Pop art is art that is bright, fun, and different. Instead of art about mortality or history, pop art is about everyday life. Television sets, newspapers, and movie theaters were themes in pop art.
There is a fine line between fine art and popular culture. Pop artists were looking to cross that line to create something different. The artists used mechanically made prints as their medium. Pop art emerged in the 1950s, where positivity and optimism flourished in post-war America and Britain. But in the 1960s, the popular culture shifted to appeal to teenagers and young adults who were more interested in music and fashion. The mainstream culture was filled with actors, musicians, and artists from different social classes; they were the social elite at the time. As a result, pop artists also changed their focus to the popular culture by using common images of the time.
Pop art originated in the 1950s in post-war Britain. British artists such as Richard Hamilton, Eduardo Paolozzi, and Alan Jones all influenced pop art to become what it is today. In the 1960s, pop art made its way to America, focusing on technology and mass production. Andy Warhol and Roy Lichtenstein were American artists who made iconic pieces of pop art.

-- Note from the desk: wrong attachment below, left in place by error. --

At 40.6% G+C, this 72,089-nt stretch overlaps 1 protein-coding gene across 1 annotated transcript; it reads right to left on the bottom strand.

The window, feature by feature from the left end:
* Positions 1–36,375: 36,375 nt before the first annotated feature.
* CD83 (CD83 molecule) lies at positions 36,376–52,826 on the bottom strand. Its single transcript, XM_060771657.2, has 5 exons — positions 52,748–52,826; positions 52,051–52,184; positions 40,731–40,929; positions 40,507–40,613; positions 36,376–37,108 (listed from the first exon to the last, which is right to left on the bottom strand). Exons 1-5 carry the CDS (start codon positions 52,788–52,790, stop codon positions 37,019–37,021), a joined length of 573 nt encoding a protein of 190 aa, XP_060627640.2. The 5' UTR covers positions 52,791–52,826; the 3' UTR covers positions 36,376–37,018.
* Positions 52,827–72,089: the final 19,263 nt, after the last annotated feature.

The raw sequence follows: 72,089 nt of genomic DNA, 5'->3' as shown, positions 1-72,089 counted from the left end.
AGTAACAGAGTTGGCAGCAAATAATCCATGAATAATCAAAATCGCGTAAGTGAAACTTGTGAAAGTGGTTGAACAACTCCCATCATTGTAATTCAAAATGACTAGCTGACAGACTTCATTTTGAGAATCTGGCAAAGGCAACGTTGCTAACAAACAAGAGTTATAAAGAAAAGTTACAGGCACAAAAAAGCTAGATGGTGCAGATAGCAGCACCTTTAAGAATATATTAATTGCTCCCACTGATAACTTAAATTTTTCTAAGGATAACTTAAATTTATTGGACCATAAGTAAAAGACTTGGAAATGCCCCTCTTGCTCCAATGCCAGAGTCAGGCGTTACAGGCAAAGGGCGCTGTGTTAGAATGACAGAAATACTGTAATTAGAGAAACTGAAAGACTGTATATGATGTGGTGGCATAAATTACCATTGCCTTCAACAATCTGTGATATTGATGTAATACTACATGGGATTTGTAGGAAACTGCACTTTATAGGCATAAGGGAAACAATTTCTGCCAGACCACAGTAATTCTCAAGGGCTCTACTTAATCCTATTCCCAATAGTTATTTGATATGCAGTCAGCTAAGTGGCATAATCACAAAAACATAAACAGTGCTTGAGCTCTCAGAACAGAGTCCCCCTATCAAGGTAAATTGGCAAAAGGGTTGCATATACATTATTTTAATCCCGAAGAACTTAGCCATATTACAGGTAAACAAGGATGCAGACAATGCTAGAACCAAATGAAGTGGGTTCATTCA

In 1962, Andy Warhol made Campbell’s Soup Canned Tomato. Campbell’s Soup Canned Tomato was a silks-screened can of Campbell’s tomato soup, which showed the art world something they’ve never seen before. In 1967, David Hockney made A Bigger Splash, which consisted of a pool next to the house, with a diving board, and a big splash in the water. Peter Blake created the famous pop art collage, which was the album cover for the Beatles album, Sgt. Pepper’s Lonely Hearts Club Band. In 1963, Roy Lichtenstein made Wham!. Wham! was a comic book style painting. On the left side of the painting, there is in American fighter plane shooting a missile. The pilot is saying “I pressed the fire control... and ahead of me rockets blazed through the sky…” and on the right side, in big lettering, is the word ‘Whaam!.’ Whaam! became his most popular work and a major milestone American Art
Just like pop culture, things change, and pop art faded away. However, the movement and the art will always be a part of art history.
[Source: Art That Changed the World]